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Tuesday, December 12, 2017

On MSNBC’s Morning Joe today, hosts Joe Scarborough and Mika Brzezinski were kind enough to host a discussion of my new book, Man of the World: The Further Endeavors of Bill Clinton. But as the discussion got a bit hot, among the subjects that came up was Joe’s “inventive” theory about the Algerian government’s donation to Haitian relief via the Clinton Foundation in 2010, which he elaborated during the publicity rollout for Peter Schweizer’s book, Clinton Cash. After I departed the set this morning, Scarborough continued to vent his displeasure with me. The following excerpt from pages 435-426 may suggest why he was so irritated that he would attack me when I was no longer present to defend myself and my work — and it certainly shows why his verbal indictment of the  Clinton Foundation was so wrong:

Journalists who had paid only fleeting attention to the foundation’s work over more than a decade proclaimed their concern about its finances, transparency, and efficiency.

Commentators with very little knowledge of any of the foundation’s programs, still unable to distinguish the Clinton Global Initiative from the Clinton Health Access Initiative, confidently denounced the entire operation as dubious. Others glancingly recognized the good achieved by the foundation before moving on to denounce the Clintons’ “greed.” And media stars who had eagerly participated in Clinton Global Initiative events, broadcasting gushy interviews with Bill Clinton, suddenly voiced angry suspicions, unproven accusations, and inventive theories.

On April 27, for example, Joe Scarborough, co-host of MSNBC’s Morning Joe, held forth about a 2010 donation to the Clinton Foundation from the government of Algeria, which had been earmarked for Haiti relief. That donation mistakenly went unreported as a pass- through, because it never accrued to the foundation balance sheet.

But to Scarborough, who had conducted a very friendly interview with Clinton from a set at CGI in September 2010, the Algerian money smacked of corruption. He had a theory, too: Algeria’s government wanted to be taken off the State Department’s list of nations that support terrorism.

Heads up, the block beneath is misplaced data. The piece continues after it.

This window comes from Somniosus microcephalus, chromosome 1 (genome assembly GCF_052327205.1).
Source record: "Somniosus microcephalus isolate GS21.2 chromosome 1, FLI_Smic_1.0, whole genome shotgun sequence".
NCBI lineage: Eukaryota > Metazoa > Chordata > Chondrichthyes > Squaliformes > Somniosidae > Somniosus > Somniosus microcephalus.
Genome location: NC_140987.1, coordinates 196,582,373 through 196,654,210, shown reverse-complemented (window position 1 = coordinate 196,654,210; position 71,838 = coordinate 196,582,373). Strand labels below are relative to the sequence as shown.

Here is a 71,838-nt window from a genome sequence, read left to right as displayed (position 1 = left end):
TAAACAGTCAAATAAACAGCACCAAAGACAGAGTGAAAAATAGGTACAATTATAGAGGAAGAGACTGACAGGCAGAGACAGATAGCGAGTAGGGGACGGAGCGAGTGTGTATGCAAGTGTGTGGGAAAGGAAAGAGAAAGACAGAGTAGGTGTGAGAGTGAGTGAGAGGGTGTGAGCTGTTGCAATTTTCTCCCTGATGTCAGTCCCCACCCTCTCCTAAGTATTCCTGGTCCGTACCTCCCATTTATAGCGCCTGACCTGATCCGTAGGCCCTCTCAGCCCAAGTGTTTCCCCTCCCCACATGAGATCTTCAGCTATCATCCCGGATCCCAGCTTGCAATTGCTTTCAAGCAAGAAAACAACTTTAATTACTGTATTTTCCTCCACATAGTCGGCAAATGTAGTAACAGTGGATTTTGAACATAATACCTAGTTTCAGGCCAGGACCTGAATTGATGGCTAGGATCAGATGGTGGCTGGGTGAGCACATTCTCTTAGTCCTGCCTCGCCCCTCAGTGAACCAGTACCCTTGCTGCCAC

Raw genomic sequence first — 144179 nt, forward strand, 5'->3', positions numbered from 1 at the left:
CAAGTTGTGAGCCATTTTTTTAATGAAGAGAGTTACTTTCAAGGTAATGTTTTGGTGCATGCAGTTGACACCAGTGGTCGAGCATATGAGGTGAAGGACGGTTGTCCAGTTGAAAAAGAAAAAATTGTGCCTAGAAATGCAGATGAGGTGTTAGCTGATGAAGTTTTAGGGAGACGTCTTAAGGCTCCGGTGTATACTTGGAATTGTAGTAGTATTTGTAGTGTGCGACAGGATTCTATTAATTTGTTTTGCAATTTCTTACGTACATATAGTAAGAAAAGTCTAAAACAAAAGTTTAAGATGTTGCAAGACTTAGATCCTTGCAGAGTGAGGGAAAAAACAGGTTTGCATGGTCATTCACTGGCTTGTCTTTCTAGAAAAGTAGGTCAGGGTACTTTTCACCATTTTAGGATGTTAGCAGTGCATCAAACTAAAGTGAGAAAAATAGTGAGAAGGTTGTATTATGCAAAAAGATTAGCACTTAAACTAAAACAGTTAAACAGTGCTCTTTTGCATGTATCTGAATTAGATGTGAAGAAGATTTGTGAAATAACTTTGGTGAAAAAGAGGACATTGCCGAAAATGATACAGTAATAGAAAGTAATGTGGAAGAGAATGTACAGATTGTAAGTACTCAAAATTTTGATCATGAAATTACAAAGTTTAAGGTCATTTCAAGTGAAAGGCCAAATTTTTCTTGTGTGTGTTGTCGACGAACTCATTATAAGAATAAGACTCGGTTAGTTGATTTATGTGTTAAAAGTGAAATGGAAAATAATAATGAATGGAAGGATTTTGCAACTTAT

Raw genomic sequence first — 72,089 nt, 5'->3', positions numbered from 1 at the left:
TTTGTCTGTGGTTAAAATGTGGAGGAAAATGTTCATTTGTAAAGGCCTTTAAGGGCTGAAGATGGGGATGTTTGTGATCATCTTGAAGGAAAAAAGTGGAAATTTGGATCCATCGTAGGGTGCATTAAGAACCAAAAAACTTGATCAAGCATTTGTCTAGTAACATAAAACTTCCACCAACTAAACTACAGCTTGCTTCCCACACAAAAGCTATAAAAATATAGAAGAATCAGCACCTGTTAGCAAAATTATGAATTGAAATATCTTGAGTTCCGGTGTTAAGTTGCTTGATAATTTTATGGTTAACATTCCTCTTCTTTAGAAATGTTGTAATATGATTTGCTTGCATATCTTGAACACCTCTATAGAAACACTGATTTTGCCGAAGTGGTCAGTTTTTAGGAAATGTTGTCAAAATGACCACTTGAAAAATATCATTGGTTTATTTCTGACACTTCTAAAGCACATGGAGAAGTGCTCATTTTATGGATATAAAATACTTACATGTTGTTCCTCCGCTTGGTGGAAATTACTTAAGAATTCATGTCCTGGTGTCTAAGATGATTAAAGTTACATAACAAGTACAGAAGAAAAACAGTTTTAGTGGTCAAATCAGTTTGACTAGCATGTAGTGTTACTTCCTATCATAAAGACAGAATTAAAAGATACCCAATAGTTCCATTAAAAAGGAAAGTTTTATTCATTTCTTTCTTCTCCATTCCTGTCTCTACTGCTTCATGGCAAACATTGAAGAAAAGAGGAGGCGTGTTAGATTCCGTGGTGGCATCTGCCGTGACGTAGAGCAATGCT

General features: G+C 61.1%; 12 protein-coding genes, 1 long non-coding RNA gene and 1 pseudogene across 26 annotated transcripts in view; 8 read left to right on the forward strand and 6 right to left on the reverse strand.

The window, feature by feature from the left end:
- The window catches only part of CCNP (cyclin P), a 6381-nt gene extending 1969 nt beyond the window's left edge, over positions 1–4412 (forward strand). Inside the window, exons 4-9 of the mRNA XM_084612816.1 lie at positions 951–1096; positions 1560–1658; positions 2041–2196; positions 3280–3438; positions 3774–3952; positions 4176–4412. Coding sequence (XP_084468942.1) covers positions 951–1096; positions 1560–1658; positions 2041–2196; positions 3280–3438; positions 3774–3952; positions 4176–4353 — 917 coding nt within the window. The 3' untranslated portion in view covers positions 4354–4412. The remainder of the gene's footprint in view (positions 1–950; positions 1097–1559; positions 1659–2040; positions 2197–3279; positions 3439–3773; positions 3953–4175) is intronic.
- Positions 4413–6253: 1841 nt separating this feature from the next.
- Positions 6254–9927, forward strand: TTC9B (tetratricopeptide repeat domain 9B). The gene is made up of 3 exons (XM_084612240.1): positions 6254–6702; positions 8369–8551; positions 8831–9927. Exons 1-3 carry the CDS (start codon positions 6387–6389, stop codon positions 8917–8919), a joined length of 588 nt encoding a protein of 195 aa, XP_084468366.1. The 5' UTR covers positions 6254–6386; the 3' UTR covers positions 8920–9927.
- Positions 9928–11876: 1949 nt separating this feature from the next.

“I think it was Algeria, maybe, that had given a donation that went unreported at a time when they wanted to be taken off of the terror list in the State Department,” he mused. “They write the check, they get taken off the terror list. . . . At the same time, and then it goes un- reported by the Clinton Foundation. . . . Is there a quid pro quo there? I don’t know, that’s really hard to tell.” Scarborough continued in that vein for several minutes.

The facts were considerably less exciting. Algeria had never been on the State Department’s terror list, which only included four nations; in fact, the Algerian government routinely fought terrorists within its borders and had long been a valued ally of the United States against terrorist organizations operating in North Africa.

Not at all chastened by this blunder, however, Scarborough continued to savage the Clintons the following morning when he interviewed Peter Schweizer. Having once represented a Florida congressional district, Scarborough compared the Clintons unfavorably to several former congressional colleagues and a recent governor of Virginia who all had been convicted of bribery. The proven criminal behavior of the elected officials, he insisted, “pales in comparison to [what is in] this book.”

Much of the most damning material in Clinton Cash, however, turned out to be either factually inaccurate, melodramatically exaggerated, or both. Within weeks after publication, major media outlets reported significant errors discovered in its pages.

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